By NBF News
Listen to article

The recent media report that some concerned Nigerians and Ghanaians in the United States (U.S.) are raising funds through the Internet for the completion of the abandoned mausoleum of the late foremost nationalist and elder statesman, Dr. Nnamdi Azikiwe, in Onitsha, Anambra State, shows that the nation, which Zik and his fellow compatriots salvaged from colonial bondage, has easily forgotten the legend.

It is, indeed, shameful and embarrassing that 14 years after the demise of the nation's first president, first indigenous Governor-General and first President of the Senate, the final resting place which the Federal Government was building to immortalize him, is yet to be completed.

It will be recalled that the astute politician, who bestrode the Nigerian political landscape like a colossus, died in 1996, while construction work on his mausoleum was commenced in 1997 by the regime of late Gen. Sani Abacha.

Initially, the contract for the project was awarded to an indigenous contractor, Lemmy Akakem Nigeria Limited. But work on the site was later abandoned for lack of funds. But in 2007, the administration of the late president, Umaru Musa Yar'Adua, re-awarded the contract to a new contractor, Beton Bau Nigeria Limited, a civil engineering firm at the cost of N121 million.

Up till now, Zik's final resting place at his Inosi-Onira Residence, which ought to have been a tourist site and attraction, remains derelict, a sad reminder that the labour of our heroes past might, indeed, have been in vain. Zik's case is a classical illustration of how not to treat and immortalize a foremost nationalist and one of the founding fathers of the nation.

The treatment meted to the memory of Zik, has shown that subsequent Nigerian leaders do not appreciate the sacrifice and contribution of our past heroes. It shows that we, as a nation, have short memories, and that history and historical sites and monuments mean little or nothing to us. It is unfortunate that we tend to forget in a hurry the achievements of our past national icons. We seem not to remember them any more.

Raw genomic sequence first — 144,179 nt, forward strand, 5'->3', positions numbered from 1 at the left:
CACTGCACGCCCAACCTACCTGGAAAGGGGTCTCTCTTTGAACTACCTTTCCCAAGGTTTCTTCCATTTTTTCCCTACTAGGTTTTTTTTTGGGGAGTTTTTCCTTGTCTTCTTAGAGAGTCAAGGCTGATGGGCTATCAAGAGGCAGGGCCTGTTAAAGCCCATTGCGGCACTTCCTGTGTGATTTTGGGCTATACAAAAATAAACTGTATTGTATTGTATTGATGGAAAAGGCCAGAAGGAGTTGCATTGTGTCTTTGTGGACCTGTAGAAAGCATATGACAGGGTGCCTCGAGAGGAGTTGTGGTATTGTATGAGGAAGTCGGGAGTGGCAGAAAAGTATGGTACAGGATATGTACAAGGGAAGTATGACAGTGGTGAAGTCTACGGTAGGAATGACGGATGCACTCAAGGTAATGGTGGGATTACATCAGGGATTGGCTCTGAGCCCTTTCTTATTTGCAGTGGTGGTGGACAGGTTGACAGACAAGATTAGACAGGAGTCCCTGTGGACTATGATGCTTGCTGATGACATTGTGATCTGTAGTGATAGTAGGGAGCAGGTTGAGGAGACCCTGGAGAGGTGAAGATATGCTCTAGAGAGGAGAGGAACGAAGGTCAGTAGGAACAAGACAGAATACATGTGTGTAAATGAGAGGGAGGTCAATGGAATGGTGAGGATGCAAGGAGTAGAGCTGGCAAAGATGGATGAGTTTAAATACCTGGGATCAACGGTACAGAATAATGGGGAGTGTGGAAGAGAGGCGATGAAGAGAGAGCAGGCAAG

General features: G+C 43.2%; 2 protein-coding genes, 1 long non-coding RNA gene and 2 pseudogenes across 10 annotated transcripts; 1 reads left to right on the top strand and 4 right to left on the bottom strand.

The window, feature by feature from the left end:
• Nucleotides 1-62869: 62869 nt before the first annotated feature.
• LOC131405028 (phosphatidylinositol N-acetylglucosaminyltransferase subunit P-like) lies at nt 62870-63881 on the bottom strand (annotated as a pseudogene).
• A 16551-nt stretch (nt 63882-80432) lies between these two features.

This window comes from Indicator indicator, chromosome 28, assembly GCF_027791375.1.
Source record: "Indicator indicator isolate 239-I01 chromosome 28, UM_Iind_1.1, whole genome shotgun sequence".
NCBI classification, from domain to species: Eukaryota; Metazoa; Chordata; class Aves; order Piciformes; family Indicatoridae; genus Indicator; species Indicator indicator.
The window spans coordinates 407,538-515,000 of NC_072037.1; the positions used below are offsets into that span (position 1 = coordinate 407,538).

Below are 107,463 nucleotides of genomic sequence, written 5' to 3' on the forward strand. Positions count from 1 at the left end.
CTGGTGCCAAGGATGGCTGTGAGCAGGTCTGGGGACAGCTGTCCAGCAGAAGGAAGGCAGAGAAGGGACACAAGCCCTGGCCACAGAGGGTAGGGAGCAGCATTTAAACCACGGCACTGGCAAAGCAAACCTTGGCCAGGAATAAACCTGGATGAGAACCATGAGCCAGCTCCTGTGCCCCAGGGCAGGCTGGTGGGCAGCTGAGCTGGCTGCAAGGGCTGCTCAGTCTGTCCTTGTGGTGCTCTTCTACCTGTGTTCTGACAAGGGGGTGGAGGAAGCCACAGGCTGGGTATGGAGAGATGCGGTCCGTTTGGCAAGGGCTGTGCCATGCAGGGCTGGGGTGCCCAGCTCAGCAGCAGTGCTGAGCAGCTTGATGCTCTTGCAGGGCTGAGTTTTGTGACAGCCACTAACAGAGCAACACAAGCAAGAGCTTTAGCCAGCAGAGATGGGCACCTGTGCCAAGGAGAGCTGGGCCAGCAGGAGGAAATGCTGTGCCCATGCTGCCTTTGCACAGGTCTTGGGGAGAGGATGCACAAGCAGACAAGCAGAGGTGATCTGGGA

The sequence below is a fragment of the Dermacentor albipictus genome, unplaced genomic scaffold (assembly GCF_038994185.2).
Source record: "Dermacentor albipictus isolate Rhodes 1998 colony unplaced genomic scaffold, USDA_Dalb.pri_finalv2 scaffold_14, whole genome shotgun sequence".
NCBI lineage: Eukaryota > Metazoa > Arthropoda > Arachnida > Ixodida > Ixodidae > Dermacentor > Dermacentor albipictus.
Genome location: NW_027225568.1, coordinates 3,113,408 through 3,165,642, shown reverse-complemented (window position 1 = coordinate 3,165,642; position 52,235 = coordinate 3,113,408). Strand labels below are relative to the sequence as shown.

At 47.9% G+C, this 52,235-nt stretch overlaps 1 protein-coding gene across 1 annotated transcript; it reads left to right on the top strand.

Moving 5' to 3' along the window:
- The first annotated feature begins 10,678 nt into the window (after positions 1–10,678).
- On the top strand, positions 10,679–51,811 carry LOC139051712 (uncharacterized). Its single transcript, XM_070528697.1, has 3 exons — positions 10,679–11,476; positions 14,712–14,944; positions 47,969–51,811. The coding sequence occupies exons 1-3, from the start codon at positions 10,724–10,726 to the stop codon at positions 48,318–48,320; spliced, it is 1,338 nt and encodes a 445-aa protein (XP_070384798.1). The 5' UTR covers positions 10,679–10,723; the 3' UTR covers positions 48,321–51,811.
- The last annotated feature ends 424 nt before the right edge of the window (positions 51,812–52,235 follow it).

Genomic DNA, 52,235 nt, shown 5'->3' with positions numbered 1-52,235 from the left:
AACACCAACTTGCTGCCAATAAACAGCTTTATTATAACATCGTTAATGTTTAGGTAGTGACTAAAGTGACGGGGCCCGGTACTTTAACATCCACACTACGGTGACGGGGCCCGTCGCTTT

How can the Federal Government explain its seeming apathy and inability to complete the mausoleum of the late Pan-Africanist, and staunch believer in a united Nigeria and a highly detribalized Nigerian, who sacrificed his entire life for the nation?

Is the government tacitly saying that patriotism and dedicating one's life to a national cause is outmoded and does not pay any longer? Why is the government unduly silent about Zik's mausoleum? Surely, paucity of funds cannot be cited as one of the reasons for abandoning the project?

It is a pity that former president, Chief Olusegun Obasanjo, who promised to complete the mausoleum if elected president in 1999 could not fulfill his promise in the eight years he ruled the country. No doubt, there are attempts in certain quarters to blot out the numerous contributions of Zik to Nigeria's political development by some revisionists and tribal irredentists. But the truth of the matter remains that Zik's contribution to political development in Nigeria and Africa is indelible and can never be erased.

Zik ranked among the world's greats. His peers include Mahatma Ghandi, Mao Tse Tung, Franklin Roosevelt, Lenin, Fidel Castro, Churchill and Will Brandt. Back home in Africa, his contemporaries include Kwame Nkrumah, Julius Nyerere, Jomo Kenyetta, Sekou Toure and Nelson Mandela.

We, therefore, call on the Federal Government to save itself this embarrassment by completing the mausoleum without further delay. America would not treat Lincoln or Jefferson like this. That the government should allow Nigerians and foreigners living in the U.S. to search for funds via the Internet for a project it begun years ago is unfortunate and demeaning. It does not require this group to remind us of our responsibility. It is incontestable that Zik had a place in Nigeria, Africa and World History.

Let the government act expeditiously and complete the work it started in 1997 so that the nation's foremost leader and one of the architects of Nigerian freedom and independence would rest in peace in a befitting mausoleum. That Zik has not been allowed to have a befitting place of rest many years after his death speaks volumes of the attitude of our political elite.

It is time our leaders lived up to the words of our national anthem-'the labour of our heroes past shall never be in vain.' The best way to ensure that Zik's labour was not in vain is to complete his mausoleum and make it a tourist site. Let the contract be re-awarded to a competent firm that would do a befitting job. Let government use the project to demonstrate how Africans honour their dead legends.